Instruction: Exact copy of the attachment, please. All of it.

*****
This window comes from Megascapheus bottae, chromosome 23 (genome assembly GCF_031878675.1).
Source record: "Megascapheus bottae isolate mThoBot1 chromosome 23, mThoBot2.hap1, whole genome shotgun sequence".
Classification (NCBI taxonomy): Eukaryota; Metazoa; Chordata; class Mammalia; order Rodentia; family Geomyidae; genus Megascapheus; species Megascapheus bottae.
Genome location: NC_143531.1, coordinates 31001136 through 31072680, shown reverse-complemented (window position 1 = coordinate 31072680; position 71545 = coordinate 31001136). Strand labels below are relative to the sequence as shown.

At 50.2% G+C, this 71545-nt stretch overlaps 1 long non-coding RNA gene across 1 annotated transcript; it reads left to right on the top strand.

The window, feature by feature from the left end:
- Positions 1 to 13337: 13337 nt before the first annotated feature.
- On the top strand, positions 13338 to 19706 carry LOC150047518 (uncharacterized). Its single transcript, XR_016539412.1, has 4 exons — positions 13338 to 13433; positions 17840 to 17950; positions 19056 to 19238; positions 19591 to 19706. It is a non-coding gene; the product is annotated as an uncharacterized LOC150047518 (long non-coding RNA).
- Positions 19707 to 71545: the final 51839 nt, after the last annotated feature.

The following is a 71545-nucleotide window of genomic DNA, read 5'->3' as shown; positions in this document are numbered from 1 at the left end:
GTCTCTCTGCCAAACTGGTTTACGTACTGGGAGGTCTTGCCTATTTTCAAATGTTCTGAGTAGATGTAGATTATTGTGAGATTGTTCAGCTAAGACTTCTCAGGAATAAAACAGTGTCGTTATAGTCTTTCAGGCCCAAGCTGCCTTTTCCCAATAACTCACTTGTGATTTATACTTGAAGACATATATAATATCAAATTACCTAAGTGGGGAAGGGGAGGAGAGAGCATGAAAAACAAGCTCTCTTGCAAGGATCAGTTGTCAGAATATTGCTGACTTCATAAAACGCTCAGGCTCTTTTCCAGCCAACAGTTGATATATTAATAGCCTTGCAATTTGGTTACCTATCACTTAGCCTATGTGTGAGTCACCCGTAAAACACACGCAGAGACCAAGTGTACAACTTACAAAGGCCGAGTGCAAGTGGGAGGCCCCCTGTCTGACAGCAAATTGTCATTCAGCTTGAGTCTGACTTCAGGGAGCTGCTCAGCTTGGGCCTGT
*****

This window comes from Megascapheus bottae, chromosome 23 (genome assembly GCF_031878675.1).
Source record: "Megascapheus bottae isolate mThoBot1 chromosome 23, mThoBot2.hap1, whole genome shotgun sequence".
Classification (NCBI taxonomy): Eukaryota; Metazoa; Chordata; class Mammalia; order Rodentia; family Geomyidae; genus Megascapheus; species Megascapheus bottae.
Genome location: NC_143531.1, coordinates 31001136 through 31072680, shown reverse-complemented (window position 1 = coordinate 31072680; position 71545 = coordinate 31001136). Strand labels below are relative to the sequence as shown.

At 50.2% G+C, this 71545-nt stretch overlaps 1 long non-coding RNA gene across 1 annotated transcript; it reads left to right on the top strand.

The window, feature by feature from the left end:
- Positions 1 to 13337: 13337 nt before the first annotated feature.
- On the top strand, positions 13338 to 19706 carry LOC150047518 (uncharacterized). Its single transcript, XR_016539412.1, has 4 exons — positions 13338 to 13433; positions 17840 to 17950; positions 19056 to 19238; positions 19591 to 19706. It is a non-coding gene; the product is annotated as an uncharacterized LOC150047518 (long non-coding RNA).
- Positions 19707 to 71545: the final 51839 nt, after the last annotated feature.

The following is a 71545-nucleotide window of genomic DNA, read 5'->3' as shown; positions in this document are numbered from 1 at the left end:
GTCTCTCTGCCAAACTGGTTTACGTACTGGGAGGTCTTGCCTATTTTCAAATGTTCTGAGTAGATGTAGATTATTGTGAGATTGTTCAGCTAAGACTTCTCAGGAATAAAACAGTGTCGTTATAGTCTTTCAGGCCCAAGCTGCCTTTTCCCAATAACTCACTTGTGATTTATACTTGAAGACATATATAATATCAAATTACCTAAGTGGGGAAGGGGAGGAGAGAGCATGAAAAACAAGCTCTCTTGCAAGGATCAGTTGTCAGAATATTGCTGACTTCATAAAACGCTCAGGCTCTTTTCCAGCCAACAGTTGATATATTAATAGCCTTGCAATTTGGTTACCTATCACTTAGCCTATGTGTGAGTCACCCGTAAAACACACGCAGAGACCAAGTGTACAACTTACAAAGGCCGAGTGCAAGTGGGAGGCCCCCTGTCTGACAGCAAATTGTCATTCAGCTTGAGTCTGACTTCAGGGAGCTGCTCAGCTTGGGCCTGT